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Sultan Baz Bahadur ever so fond of music, was the last independent ruler of Mandu

from 1555 to 1562. One day on a hunting expedition he heard a melodious voice,
he met the beautiful hindu singer Roopmati at Sarangpur. At first sight, Baz
Bahadur and Roopmati fell in love with each other.

He requested Roopmati to accompany him to his capital. Roopmati agreed to go to


Mandu on the condition that she would live in a palace within sight of her beloved
and venerated river Narmada. So, he built a palace(Rani Roopmati pavilion).

They were married according to muslim and hindu rites, but did not live happily
ever after. When Akbar heard of Roopmati's beauty, he sent Adhamkhan with army
to Mandu to capture her and the long-coveted fort. Baz Bahadur fled to Chittorgarh
to seek help. To save herself from enemy Rani Roopmati poisoned herself to death.
After, Baz Bahadur took his last breath at Rani Roopmati’s tomb in Sarangpur.
Mandu(Mandavgarh) is one of the most fascinating places in India, perched along the
Vindhya ranges at an altitude of 2,000 feet above the sea level. It is said that
Mandu-fort is the biggest fort in the world, with a circumference of forty miles.
It is 4000 years old. It had 60 lakes and 700 temples within the fort area.

In 56 b.c. Mandu was founded by King Vikramaditya. It was the ancient capital of the
Malwa kingdom, ruled by several successive hindu and muslim dynasties Mauryas,
Sakas, Harsha, Rajputs, Bhoja, Parmars, Ghauris, Khiljis, Mughals and Marathas.

In 1401 Dilawar Khan Ghauri set up Mandu as an independent kingdom. He renamed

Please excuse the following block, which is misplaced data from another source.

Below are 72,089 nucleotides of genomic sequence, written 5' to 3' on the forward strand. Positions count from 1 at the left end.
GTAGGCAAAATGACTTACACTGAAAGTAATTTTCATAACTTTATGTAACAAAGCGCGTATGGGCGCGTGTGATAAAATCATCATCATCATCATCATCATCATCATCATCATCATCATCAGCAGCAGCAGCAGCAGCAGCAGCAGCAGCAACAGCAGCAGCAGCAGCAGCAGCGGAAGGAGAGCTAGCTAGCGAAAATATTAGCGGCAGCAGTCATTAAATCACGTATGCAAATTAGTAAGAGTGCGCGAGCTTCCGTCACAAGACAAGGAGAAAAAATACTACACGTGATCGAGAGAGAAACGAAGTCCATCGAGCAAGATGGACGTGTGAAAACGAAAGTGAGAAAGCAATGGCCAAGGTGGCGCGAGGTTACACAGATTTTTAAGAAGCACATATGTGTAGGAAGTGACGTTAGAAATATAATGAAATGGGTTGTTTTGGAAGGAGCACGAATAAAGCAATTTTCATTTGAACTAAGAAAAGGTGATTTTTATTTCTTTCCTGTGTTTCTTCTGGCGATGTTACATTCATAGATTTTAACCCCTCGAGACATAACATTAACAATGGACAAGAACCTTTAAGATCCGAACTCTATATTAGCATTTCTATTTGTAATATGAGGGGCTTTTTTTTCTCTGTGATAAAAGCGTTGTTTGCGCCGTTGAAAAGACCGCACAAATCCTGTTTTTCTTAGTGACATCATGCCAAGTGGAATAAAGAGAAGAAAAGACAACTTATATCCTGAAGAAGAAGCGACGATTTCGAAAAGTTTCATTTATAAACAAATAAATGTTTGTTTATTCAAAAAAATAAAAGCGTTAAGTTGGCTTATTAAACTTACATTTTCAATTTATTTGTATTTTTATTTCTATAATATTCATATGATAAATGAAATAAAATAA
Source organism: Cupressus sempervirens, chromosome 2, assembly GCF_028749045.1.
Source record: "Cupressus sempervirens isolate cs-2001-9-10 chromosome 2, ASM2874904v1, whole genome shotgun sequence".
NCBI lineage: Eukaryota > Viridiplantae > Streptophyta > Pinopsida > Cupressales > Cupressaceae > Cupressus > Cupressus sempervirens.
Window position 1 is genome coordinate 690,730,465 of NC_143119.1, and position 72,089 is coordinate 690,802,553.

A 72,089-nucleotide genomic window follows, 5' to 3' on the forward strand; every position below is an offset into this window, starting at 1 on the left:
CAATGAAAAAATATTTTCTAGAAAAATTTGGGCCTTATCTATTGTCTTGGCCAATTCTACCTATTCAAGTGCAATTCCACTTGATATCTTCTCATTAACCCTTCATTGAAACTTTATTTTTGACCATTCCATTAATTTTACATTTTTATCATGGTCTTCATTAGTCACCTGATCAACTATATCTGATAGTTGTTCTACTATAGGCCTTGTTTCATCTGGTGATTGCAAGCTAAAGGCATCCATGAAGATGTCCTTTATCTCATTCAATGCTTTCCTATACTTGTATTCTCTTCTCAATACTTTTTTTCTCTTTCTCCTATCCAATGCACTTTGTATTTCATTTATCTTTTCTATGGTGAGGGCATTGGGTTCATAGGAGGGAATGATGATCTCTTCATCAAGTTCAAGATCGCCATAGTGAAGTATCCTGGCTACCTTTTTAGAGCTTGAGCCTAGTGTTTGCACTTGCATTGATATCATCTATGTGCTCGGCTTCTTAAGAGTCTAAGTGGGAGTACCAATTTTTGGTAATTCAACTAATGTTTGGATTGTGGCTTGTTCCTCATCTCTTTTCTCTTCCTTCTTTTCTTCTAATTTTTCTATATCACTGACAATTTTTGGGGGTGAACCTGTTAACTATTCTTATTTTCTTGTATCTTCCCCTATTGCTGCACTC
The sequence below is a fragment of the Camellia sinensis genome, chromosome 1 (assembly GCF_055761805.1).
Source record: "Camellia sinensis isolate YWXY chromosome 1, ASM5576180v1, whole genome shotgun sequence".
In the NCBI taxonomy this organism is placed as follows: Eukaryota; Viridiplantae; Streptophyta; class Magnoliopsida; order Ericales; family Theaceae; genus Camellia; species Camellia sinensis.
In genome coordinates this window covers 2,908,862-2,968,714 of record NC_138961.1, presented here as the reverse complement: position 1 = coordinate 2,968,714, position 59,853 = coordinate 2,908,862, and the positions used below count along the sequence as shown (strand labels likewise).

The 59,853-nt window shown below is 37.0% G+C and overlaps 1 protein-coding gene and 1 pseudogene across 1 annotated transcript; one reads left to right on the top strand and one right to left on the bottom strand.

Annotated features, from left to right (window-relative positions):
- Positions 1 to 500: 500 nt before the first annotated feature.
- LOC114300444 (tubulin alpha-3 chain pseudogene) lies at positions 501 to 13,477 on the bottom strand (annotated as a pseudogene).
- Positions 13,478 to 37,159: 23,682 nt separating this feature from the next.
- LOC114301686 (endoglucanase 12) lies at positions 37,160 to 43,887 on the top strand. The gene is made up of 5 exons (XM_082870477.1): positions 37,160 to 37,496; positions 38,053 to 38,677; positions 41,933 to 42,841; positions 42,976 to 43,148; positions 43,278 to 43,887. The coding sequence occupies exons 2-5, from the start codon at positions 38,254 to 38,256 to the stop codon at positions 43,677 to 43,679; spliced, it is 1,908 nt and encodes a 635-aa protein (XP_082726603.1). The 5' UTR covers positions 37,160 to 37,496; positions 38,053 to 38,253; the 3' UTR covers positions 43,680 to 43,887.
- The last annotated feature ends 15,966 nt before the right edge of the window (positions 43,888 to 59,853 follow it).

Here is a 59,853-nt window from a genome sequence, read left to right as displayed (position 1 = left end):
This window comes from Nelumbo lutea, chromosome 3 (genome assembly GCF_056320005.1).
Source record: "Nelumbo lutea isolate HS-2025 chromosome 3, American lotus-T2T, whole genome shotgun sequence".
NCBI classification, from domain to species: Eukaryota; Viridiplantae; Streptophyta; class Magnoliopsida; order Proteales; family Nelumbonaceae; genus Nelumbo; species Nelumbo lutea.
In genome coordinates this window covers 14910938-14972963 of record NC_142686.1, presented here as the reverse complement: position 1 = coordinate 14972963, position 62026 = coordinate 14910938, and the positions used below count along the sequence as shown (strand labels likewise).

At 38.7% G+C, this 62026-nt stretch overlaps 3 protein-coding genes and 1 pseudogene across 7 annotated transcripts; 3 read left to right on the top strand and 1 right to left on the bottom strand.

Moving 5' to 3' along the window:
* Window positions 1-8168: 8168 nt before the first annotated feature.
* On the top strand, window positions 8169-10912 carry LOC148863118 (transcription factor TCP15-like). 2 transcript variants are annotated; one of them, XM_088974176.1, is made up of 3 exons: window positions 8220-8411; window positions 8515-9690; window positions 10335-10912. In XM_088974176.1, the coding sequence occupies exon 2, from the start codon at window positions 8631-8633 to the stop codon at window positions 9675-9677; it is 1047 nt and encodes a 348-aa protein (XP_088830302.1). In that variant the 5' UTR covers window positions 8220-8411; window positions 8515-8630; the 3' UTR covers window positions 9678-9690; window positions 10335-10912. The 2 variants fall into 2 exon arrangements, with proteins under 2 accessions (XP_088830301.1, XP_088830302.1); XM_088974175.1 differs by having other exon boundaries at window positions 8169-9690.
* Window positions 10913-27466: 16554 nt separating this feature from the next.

Mandu as Shadiabad(City of Joy). It became the pleasure resort of the Sultans of
Malwa.

In 1534, Humayun defeated Bahadurshah. After the death of Shershahsuri, Sujatkhan


captured the Malwa and was succeeded by his son Bayazid Ali(well known as Baz
Bahadur). Akbar visited Mandu twice and destroyed many buildings, but his son
Jahangeer, who succeeded him, restored some. After the Mughals, the Marathas claimed
the city.

In 19th century, in the time of British rule under the Lord Curzon some preservation
works were undertaken. However, with the fall of the empire, trade moved out and
Mandu fell to ruins.
Sultan Ghyas-Ud-Din under whom the arts flourished in Mandu. He was the
builder of some of the most beautiful monuments of Mandu like the impressive
Jahaz Mahal in 15th Century. He was known for his pursuit of amusement and his
harem(ladies-quarters) is thought to have consisted of 15,000 women. He also had
female bodyguards that consisted of about 500 women dressed in men’s clothing.
All information is based on different sources.

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